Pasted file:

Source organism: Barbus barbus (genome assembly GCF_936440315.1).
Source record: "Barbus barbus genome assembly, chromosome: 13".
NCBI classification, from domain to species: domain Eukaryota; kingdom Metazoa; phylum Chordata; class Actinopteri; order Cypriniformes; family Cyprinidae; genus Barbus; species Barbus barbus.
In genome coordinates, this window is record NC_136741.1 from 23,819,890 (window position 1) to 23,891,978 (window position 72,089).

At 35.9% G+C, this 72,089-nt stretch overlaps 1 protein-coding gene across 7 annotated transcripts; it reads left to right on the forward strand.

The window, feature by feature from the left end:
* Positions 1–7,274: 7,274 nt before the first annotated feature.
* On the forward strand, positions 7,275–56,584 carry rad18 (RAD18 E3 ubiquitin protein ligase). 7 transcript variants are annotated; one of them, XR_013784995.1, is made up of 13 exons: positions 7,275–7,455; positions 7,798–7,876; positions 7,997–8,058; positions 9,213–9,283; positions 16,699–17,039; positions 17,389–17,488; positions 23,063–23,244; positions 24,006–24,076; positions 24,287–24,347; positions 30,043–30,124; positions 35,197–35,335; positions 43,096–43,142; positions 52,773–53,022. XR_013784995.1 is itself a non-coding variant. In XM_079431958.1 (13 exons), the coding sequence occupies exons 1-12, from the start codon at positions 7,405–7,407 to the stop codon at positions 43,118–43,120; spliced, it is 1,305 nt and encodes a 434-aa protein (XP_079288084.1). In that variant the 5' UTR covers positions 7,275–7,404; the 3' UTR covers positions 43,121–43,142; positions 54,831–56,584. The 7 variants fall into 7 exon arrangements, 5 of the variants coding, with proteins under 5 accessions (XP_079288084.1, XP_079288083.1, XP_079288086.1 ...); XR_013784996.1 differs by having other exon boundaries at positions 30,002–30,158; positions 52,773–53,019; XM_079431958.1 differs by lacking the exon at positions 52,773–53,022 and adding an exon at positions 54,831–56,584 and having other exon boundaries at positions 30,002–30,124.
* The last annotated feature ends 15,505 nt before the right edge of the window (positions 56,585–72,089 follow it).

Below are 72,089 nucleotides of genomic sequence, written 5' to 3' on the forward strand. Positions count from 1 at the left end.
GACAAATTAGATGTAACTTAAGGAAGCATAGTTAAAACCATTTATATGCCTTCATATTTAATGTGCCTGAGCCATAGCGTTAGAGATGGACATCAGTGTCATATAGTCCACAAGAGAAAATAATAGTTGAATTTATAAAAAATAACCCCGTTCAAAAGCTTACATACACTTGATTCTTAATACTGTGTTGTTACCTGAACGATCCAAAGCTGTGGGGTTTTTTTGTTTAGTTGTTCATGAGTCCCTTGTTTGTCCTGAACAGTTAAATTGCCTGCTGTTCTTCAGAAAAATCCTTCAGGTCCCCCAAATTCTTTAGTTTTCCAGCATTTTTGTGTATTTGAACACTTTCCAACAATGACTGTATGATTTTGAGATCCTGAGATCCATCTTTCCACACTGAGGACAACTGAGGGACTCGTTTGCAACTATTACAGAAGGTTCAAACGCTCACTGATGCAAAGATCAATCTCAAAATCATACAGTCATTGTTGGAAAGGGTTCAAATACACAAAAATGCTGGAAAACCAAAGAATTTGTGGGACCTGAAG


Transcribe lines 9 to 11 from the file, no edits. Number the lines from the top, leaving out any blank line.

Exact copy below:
* The last annotated feature ends 15,505 nt before the right edge of the window (positions 56,585–72,089 follow it).

Below are 72,089 nucleotides of genomic sequence, written 5' to 3' on the forward strand. Positions count from 1 at the left end.
GACAAATTAGATGTAACTTAAGGAAGCATAGTTAAAACCATTTATATGCCTTCATATTTAATGTGCCTGAGCCATAGCGTTAGAGATGGACATCAGTGTCATATAGTCCACAAGAGAAAATAATAGTTGAATTTATAAAAAATAACCCCGTTCAAAAGCTTACATACACTTGATTCTTAATACTGTGTTGTTACCTGAACGATCCAAAGCTGTGGGGTTTTTTTGTTTAGTTGTTCATGAGTCCCTTGTTTGTCCTGAACAGTTAAATTGCCTGCTGTTCTTCAGAAAAATCCTTCAGGTCCCCCAAATTCTTTAGTTTTCCAGCATTTTTGTGTATTTGAACACTTTCCAACAATGACTGTATGATTTTGAGATCCTGAGATCCATCTTTCCACACTGAGGACAACTGAGGGACTCGTTTGCAACTATTACAGAAGGTTCAAACGCTCACTGATGCAAAGATCAATCTCAAAATCATACAGTCATTGTTGGAAAGGGTTCAAATACACAAAAATGCTGGAAAACCAAAGAATTTGTGGGACCTGAAG